Microsoft has pretty much given all Windows 8 naysayers who believed that the platform was short on applications reason to quiet down: The Windows Store has more than 50,000 apps available for Windows 8 and Windows RT right now. According MetroStoreScanner.com, there are currently 50,341 apps listed on the Windows Store. The site aggregates all the apps available for Windows 8 and Windows RT devices, along with uploads and availability details.
50,000 apps and counting!
However, new applications to the store have declined steadily since it was launched last November. The first month saw 468 apps being added to the store, but the numbers dwindled by the hundreds over the next couple of months. It was noticed in February that only 142 apps were added to the store. Surprisingly, March seems to be a great time for Windows 8: 258 new apps were added to the store this month.
Besides the usual complaint that the platform lacks apps, Windows 8 users have expressed their grouse about the quality of apps too. There seem to be very few apps that have been built around the operating system’s environment and most look like they're tacky ports of Android or iOS applications.
Microsoft is said to be working hard on releasing an update to spruce up most core apps for Windows 8. A stack of pending updates for 18 Microsoft-built core apps was noticed by Paul Thurrott of Windows SuperSite.
Microsoft made certain changes to Windows 8's core first-party apps such as Xbox Music and Games between August 2012—when RTM versions of the new OS were released—and October 2012, when Windows 8 went on sale. Minor refreshes have been trickling down since the launch, but user response has been lukewarm towards apps like Xbox Music and Mail even though they are free. Users have complained that most of these apps feel like beta versions and are generally shaky. Most find it preferable to use websites over most apps, especially when it comes to the Mail app.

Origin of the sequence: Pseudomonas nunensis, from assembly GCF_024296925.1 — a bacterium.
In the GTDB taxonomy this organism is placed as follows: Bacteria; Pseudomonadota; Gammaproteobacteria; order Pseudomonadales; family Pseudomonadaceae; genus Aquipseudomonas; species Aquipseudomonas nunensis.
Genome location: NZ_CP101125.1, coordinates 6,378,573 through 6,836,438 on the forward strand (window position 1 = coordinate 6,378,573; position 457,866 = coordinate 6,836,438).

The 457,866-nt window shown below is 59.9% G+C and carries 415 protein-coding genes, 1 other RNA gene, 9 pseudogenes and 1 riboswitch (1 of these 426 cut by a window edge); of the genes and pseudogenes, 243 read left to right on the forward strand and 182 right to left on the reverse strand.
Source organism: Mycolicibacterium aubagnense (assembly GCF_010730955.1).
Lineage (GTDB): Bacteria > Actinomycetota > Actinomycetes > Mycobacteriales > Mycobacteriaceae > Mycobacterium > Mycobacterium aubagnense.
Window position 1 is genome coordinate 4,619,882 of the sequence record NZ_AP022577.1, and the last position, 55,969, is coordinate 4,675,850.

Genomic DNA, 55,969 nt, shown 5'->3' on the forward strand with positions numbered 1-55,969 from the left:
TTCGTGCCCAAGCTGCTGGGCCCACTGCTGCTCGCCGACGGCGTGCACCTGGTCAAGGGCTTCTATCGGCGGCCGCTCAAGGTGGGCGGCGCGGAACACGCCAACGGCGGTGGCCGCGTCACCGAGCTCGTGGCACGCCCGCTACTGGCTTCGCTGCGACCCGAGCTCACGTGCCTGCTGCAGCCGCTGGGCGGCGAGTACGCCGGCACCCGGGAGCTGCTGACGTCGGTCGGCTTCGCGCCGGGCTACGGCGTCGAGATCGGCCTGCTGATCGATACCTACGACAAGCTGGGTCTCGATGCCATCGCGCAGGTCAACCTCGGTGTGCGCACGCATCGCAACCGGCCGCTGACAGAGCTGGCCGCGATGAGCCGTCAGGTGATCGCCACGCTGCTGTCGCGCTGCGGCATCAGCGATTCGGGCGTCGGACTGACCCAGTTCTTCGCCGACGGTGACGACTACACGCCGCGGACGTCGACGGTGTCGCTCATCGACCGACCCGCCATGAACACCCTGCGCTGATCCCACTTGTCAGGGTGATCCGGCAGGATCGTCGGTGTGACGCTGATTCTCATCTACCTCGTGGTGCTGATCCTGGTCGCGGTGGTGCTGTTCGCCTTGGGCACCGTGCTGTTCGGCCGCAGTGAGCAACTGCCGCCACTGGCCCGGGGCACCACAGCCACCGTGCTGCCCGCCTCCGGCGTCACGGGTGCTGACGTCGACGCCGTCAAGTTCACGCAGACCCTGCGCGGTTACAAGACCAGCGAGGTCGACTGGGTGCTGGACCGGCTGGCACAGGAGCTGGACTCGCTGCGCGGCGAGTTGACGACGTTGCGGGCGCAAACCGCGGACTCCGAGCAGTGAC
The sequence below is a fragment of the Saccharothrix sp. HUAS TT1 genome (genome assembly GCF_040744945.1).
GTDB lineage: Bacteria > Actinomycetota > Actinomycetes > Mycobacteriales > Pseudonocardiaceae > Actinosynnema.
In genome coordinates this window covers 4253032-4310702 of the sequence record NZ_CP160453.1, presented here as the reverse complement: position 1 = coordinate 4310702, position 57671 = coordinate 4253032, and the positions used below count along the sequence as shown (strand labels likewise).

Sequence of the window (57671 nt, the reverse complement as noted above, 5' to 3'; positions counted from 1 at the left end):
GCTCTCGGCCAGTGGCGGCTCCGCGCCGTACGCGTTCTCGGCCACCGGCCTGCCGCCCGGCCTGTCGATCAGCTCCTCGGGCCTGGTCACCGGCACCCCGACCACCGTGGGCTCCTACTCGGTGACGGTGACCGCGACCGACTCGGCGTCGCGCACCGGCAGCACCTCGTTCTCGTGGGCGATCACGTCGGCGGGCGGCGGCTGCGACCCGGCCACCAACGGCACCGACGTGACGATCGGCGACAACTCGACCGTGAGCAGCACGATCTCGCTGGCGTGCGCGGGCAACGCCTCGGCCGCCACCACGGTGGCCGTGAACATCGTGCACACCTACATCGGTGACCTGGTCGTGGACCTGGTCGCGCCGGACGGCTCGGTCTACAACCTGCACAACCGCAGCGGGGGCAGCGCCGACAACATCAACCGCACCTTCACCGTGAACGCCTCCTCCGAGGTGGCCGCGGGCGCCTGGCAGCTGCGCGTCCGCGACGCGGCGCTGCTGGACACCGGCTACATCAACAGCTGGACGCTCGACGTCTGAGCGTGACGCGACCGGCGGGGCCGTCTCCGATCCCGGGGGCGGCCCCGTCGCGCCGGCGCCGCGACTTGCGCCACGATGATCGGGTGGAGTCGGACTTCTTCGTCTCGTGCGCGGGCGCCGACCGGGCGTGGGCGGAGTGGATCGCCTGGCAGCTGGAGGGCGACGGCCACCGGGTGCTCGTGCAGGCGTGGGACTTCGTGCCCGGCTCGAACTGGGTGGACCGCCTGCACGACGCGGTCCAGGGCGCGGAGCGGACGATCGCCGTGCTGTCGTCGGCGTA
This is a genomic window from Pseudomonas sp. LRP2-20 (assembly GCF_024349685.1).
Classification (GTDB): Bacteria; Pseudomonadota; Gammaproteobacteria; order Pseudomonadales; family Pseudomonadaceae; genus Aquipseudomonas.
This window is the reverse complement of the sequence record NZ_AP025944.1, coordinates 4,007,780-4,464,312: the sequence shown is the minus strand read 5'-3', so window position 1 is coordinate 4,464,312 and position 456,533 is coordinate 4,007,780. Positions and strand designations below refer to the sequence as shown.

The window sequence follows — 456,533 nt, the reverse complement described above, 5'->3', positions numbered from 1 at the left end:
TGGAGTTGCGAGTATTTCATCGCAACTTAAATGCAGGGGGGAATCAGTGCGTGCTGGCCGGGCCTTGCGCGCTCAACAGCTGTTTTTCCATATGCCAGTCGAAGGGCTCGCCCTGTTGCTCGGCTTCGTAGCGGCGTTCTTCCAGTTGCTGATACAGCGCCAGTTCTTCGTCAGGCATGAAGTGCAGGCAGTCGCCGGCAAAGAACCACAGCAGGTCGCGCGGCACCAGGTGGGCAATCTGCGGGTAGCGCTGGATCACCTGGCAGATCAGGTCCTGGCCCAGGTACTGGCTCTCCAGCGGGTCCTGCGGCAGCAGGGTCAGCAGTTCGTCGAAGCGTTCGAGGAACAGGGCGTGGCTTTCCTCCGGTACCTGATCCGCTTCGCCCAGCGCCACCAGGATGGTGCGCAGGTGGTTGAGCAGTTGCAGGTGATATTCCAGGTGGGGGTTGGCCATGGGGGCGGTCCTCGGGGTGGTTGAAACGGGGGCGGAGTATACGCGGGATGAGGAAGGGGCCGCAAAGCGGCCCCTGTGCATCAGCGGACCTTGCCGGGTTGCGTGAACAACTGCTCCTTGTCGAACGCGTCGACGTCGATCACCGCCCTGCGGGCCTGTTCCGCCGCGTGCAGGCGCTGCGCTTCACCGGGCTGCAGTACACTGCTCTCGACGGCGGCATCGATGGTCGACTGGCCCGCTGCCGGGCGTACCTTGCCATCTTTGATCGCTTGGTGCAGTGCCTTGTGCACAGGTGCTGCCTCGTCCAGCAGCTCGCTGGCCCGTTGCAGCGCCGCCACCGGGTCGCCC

Microsoft is even said to be working on trying to unify the Windows and Windows Phone platforms. A job listing posted in February sought a Software Development Engineer in Test to help make apps sharable under the Windows umbrella. The listing was deleted soon after it was put up, but the Google Cache of the web page clearly showed that Microsoft is seriously contemplating a marriage between its phone and desktop platforms.
Currently, Windows Phone apps cannot be sold on Windows Store, which has Metro UI apps, without adequate modifications. Once unified, the Windows Store could turn out to be a force to reckon with.